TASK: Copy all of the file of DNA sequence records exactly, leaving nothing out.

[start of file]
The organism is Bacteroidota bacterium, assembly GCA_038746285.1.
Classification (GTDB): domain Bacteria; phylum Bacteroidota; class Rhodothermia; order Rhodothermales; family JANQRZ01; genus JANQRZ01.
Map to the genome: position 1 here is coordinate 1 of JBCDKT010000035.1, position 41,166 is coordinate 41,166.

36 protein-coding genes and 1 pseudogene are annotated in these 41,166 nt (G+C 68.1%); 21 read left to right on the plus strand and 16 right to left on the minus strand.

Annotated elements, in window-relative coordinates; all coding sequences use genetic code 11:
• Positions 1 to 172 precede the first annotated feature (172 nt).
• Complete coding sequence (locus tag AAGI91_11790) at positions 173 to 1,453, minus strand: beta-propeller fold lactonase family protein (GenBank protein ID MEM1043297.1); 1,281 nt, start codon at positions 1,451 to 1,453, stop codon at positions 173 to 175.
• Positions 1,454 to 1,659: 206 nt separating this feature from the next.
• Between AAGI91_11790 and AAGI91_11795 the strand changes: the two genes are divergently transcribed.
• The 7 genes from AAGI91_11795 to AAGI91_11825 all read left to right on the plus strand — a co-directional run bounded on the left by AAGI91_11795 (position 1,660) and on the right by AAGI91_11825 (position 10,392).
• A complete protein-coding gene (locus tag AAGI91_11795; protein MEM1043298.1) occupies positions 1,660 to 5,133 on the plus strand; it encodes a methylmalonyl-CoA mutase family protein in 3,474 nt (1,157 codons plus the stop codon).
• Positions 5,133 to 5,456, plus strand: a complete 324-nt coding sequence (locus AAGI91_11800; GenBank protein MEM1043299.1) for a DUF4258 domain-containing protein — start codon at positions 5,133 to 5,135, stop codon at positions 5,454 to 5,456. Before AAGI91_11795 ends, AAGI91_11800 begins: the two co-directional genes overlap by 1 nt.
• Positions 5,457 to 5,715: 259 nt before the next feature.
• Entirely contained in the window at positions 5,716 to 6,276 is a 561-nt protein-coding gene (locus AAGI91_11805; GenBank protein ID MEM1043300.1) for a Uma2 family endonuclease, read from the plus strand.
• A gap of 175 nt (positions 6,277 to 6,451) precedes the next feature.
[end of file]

The organism is Bacteroidota bacterium, assembly GCA_038746285.1.
Classification (GTDB): domain Bacteria; phylum Bacteroidota; class Rhodothermia; order Rhodothermales; family JANQRZ01; genus JANQRZ01.
Map to the genome: position 1 here is coordinate 1 of JBCDKT010000035.1, position 41,166 is coordinate 41,166.

36 protein-coding genes and 1 pseudogene are annotated in these 41,166 nt (G+C 68.1%); 21 read left to right on the plus strand and 16 right to left on the minus strand.

Annotated elements, in window-relative coordinates; all coding sequences use genetic code 11:
• Positions 1 to 172 precede the first annotated feature (172 nt).
• Complete coding sequence (locus tag AAGI91_11790) at positions 173 to 1,453, minus strand: beta-propeller fold lactonase family protein (GenBank protein ID MEM1043297.1); 1,281 nt, start codon at positions 1,451 to 1,453, stop codon at positions 173 to 175.
• Positions 1,454 to 1,659: 206 nt separating this feature from the next.
• Between AAGI91_11790 and AAGI91_11795 the strand changes: the two genes are divergently transcribed.
• The 7 genes from AAGI91_11795 to AAGI91_11825 all read left to right on the plus strand — a co-directional run bounded on the left by AAGI91_11795 (position 1,660) and on the right by AAGI91_11825 (position 10,392).
• A complete protein-coding gene (locus tag AAGI91_11795; protein MEM1043298.1) occupies positions 1,660 to 5,133 on the plus strand; it encodes a methylmalonyl-CoA mutase family protein in 3,474 nt (1,157 codons plus the stop codon).
• Positions 5,133 to 5,456, plus strand: a complete 324-nt coding sequence (locus AAGI91_11800; GenBank protein MEM1043299.1) for a DUF4258 domain-containing protein — start codon at positions 5,133 to 5,135, stop codon at positions 5,454 to 5,456. Before AAGI91_11795 ends, AAGI91_11800 begins: the two co-directional genes overlap by 1 nt.
• Positions 5,457 to 5,715: 259 nt before the next feature.
• Entirely contained in the window at positions 5,716 to 6,276 is a 561-nt protein-coding gene (locus AAGI91_11805; GenBank protein ID MEM1043300.1) for a Uma2 family endonuclease, read from the plus strand.
• A gap of 175 nt (positions 6,277 to 6,451) precedes the next feature.